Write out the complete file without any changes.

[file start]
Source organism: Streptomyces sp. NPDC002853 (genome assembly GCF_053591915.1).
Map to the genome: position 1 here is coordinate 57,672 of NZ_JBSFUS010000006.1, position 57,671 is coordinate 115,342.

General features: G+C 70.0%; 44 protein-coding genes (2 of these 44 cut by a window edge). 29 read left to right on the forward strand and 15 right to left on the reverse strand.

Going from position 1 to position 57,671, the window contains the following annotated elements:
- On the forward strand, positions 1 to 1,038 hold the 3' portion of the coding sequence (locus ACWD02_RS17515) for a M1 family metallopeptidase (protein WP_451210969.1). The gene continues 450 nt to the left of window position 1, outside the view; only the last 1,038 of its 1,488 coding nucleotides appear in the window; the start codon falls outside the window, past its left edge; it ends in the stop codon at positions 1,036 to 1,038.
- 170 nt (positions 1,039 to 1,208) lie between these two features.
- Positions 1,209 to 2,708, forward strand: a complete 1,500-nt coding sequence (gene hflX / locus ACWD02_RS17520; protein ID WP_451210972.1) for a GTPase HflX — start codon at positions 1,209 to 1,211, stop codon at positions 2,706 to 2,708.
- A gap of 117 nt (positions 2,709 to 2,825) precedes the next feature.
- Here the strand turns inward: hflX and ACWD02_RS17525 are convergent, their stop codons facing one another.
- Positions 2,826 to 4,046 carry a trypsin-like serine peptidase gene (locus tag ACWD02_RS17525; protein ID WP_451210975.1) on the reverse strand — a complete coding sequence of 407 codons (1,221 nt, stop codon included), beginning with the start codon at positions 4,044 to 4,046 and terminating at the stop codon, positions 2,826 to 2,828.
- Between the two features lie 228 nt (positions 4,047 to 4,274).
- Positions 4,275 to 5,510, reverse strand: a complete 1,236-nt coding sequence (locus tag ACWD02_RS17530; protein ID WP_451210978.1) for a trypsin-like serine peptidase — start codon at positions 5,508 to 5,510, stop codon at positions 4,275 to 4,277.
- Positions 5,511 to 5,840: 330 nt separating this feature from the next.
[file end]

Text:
Source organism: Streptomyces sp. NPDC002853 (genome assembly GCF_053591915.1).
Map to the genome: position 1 here is coordinate 57,672 of NZ_JBSFUS010000006.1, position 57,671 is coordinate 115,342.

General features: G+C 70.0%; 44 protein-coding genes (2 of these 44 cut by a window edge). 29 read left to right on the forward strand and 15 right to left on the reverse strand.

Going from position 1 to position 57,671, the window contains the following annotated elements:
- On the forward strand, positions 1 to 1,038 hold the 3' portion of the coding sequence (locus ACWD02_RS17515) for a M1 family metallopeptidase (protein WP_451210969.1). The gene continues 450 nt to the left of window position 1, outside the view; only the last 1,038 of its 1,488 coding nucleotides appear in the window; the start codon falls outside the window, past its left edge; it ends in the stop codon at positions 1,036 to 1,038.
- 170 nt (positions 1,039 to 1,208) lie between these two features.
- Positions 1,209 to 2,708, forward strand: a complete 1,500-nt coding sequence (gene hflX / locus ACWD02_RS17520; protein ID WP_451210972.1) for a GTPase HflX — start codon at positions 1,209 to 1,211, stop codon at positions 2,706 to 2,708.
- A gap of 117 nt (positions 2,709 to 2,825) precedes the next feature.
- Here the strand turns inward: hflX and ACWD02_RS17525 are convergent, their stop codons facing one another.
- Positions 2,826 to 4,046 carry a trypsin-like serine peptidase gene (locus tag ACWD02_RS17525; protein ID WP_451210975.1) on the reverse strand — a complete coding sequence of 407 codons (1,221 nt, stop codon included), beginning with the start codon at positions 4,044 to 4,046 and terminating at the stop codon, positions 2,826 to 2,828.
- Between the two features lie 228 nt (positions 4,047 to 4,274).
- Positions 4,275 to 5,510, reverse strand: a complete 1,236-nt coding sequence (locus tag ACWD02_RS17530; protein ID WP_451210978.1) for a trypsin-like serine peptidase — start codon at positions 5,508 to 5,510, stop codon at positions 4,275 to 4,277.
- Positions 5,511 to 5,840: 330 nt separating this feature from the next.